The official unemployment rate was higher during the 1981 recession than during the 2008 recession, but what happened afterwards? Unemployment rates fell faster in the 1980s than in any other postwar recovery. High interest rates during the early 1980s put savings and loans institutions in a poor financial position; paying high rates on short-term savings while being paid low rates on long-term mortgages. Banks were also burdened with elevated delinquency rates on loans. The savings and loan crisis lasted close to ten years, during which time half of all S&Ls went under.
The idea that a severe crash can be followed by fast growth can be true, yet this need not always be true. Defenders of Obama policies have switched between arguing that recovery from a crisis must be slow to the idea that a drop in GDP sets the stage for rapid expansion. The change in their reasoning is based on sophistic political and rhetorical expediency rather than on rational thought. Given the large number of unemployed and discouraged workers, and the low capacity utilization of capital, there could have been a faster recovery. Keynesian policies have failed; the fact that a worse-than-usual winter coincided with the latest disappointment does not change this fact. What are the consequences of failed Obama-Bernanke-Keynesian policies?
The Unemployment-Wealth Situation
Recent reports indicate that most of the financial gains of recent years have gone to upper income Americans. This data is correct, but relatively unimportant. There is nothing inherently wrong with wealthy people becoming wealthier. The unemployment situation is more serious. What is the unemployment rate among lower income Americans? Incomes in the US correlate with education. High school dropouts have the lowest incomes, and high school graduates have the second lowest incomes, on average.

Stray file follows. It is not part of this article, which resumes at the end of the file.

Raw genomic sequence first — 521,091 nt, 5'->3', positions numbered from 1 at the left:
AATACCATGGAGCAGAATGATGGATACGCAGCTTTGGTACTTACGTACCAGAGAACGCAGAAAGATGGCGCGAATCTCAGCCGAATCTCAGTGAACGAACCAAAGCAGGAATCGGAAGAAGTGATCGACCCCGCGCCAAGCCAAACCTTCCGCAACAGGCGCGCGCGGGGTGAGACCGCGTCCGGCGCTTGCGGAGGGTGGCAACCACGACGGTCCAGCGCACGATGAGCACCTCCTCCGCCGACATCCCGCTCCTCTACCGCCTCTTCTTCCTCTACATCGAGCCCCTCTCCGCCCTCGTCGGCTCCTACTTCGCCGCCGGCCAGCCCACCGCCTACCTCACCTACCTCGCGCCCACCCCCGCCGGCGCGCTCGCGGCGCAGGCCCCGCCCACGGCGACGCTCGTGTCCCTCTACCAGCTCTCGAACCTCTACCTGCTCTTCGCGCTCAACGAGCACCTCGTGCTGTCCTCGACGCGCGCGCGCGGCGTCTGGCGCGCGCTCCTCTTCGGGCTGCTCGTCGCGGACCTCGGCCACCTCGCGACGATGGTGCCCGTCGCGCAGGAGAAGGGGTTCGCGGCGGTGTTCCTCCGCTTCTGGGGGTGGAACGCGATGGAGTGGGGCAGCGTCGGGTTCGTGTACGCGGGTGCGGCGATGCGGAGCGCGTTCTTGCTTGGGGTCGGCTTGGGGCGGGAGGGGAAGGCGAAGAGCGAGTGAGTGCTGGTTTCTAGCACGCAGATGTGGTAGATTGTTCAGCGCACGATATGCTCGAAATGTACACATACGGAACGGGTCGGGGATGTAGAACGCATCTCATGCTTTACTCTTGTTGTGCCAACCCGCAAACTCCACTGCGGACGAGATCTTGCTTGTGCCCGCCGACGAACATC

The unemployment situation with high school dropouts is always relatively high, but it has been particularly bad in recent years.
It is worth noting that unemployment rates among high school dropouts were better during the savings and loan crisis. The inflation and S&L crises did not lead
to the appalling results we have seen in recent years. High school graduates have done better than dropouts in recent years. However, unemployment rates
did drop to single digits during the late 1980s.
These are important facts. Lack of jobs has left lower-income households with less income and a worsening position in terms of their household wealth. Even a Keynesian should be able to admit that the failure of fiscal stimulus and quantitative easing has made things worse for Americans in lower-income households (among others). The second strongest recovery took place right after an inflation crisis and during a bank-failure crisis, and during a rare effort by the Fed to fight inflation. The weakest recovery took place during the most aggressive uses of fiscal and monetary policy in US history, and the failure of this policy has hit lower income Americans the hardest.
Quantitative easing and fiscal stimulus are failed policies. These policies have unquestionably failed to produce a rapid recovery over the past five years. These policies likely have actually prevented more rapid economic recovery. Quantitative easing and fiscal stimulus have failed to bring unusually high unemployment rates among less-educated Americans closer to “normal” levels.
The policies of quantitative easing and fiscal stimulus derive from false beliefs that real prosperity can be achieved simply by increasing the amounts of money and debt. The idea that we can achieve real prosperity simply by creating more money and debt is akin to belief in magic. Adam Smith and David Hume taught us that prosperity requires real resources, labor and capital. Ludwig von Mises and Friedrich Hayek went further by teaching us all the importance of well-coordinated cost-effective uses of labor and capital. Fed officials should give up trying to create real wealth by creating money. Unfortunately, the new Fed Chair, Janet Yellen, has strong faith in Keynesian magic of creating real wealth from monetary wealth. Yellen and Obama should discard their false and disproved Keynesian beliefs. Better still, the American public could give up waiting for officials to admit to their own failures, and press for a more rational and reliable laissez-faire policy.